20190403, 05:43  #1 
1976 Toyota Corona years forever!
"Wayne"
Nov 2006
Saskatchewan, Canada
2·3^{2}·5·53 Posts 
3, 7, 31, 127
What do these have in common?
This list may very well be complete. 
20190403, 05:54  #2 
Undefined
"The unspeakable one"
Jun 2006
My evil lair
188F_{16} Posts 

20190403, 07:40  #3 
"Luke Richards"
Jan 2018
Birmingham, UK
2^{5}·3^{2} Posts 
Only known instance where four consecutive primes, p, for which 2^{p}1 is prime?
That is, where p_{n} is the nth prime and M(x) represents 2^{x}1, then: M(p_{n}) M(p_{n+1}) M(p_{n+2}) M(p_{n+3}) are all prime.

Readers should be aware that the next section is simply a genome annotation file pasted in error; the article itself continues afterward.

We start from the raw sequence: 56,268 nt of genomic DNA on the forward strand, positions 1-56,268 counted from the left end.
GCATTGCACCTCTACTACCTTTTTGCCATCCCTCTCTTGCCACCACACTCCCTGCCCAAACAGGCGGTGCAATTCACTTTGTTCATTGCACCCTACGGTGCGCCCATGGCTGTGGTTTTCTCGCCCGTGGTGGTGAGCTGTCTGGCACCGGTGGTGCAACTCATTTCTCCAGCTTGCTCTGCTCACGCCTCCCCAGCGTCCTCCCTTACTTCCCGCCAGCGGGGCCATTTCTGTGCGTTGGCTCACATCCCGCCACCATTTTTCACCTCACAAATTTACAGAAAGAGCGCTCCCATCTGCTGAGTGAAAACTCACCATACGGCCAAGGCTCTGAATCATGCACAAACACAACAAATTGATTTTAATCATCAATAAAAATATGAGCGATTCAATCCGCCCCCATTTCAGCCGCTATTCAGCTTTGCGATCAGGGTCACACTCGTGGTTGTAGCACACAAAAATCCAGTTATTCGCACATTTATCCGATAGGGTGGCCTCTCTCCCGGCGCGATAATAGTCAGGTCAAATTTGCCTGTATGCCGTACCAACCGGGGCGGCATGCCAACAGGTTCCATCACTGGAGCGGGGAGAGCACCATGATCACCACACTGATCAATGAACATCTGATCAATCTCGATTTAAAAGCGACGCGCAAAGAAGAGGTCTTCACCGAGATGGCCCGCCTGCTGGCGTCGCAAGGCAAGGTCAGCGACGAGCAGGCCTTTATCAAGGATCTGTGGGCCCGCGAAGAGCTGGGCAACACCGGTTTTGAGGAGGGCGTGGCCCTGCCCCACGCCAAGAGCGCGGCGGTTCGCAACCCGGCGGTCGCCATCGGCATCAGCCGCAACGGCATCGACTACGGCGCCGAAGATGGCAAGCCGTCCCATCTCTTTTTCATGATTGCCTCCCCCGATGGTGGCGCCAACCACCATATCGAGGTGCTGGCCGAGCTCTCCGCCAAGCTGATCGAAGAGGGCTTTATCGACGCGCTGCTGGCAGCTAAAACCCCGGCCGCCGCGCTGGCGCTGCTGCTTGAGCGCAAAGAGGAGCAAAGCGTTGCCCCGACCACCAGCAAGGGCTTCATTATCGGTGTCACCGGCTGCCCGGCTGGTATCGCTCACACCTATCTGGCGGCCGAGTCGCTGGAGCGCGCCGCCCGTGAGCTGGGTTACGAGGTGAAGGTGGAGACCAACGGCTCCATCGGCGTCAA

20190403, 12:14  #4 
"Serge"
Mar 2008
Phi(4,2^7658614+1)/2
10010101100011_{2} Posts 

20190403, 17:52  #5 
1976 Toyota Corona years forever!
"Wayne"
Nov 2006
Saskatchewan, Canada
4770_{10} Posts 
I thought this was too easy
The only 4 numbers so far that are:
 exponents of MPs  an MP 7 for example: and The next candidate may be a few years away: (TEX wasn't behaving here) 2^{31} = 2147483647 2^{2147483647} 1 = xxx Is xxx a prime? 
20190403, 17:54  #6 
Undefined
"The unspeakable one"
Jun 2006
My evil lair
6,287 Posts 

20190403, 18:22  #7 
1976 Toyota Corona years forever!
"Wayne"
Nov 2006
Saskatchewan, Canada
2·3^{2}·5·53 Posts 

20190404, 07:17  #8  
"Luke Richards"
Jan 2018
Birmingham, UK
2^{5}×3^{2} Posts 
Quote:
Code:
[TEXX]2^{31}1[/TEXX] Which gives: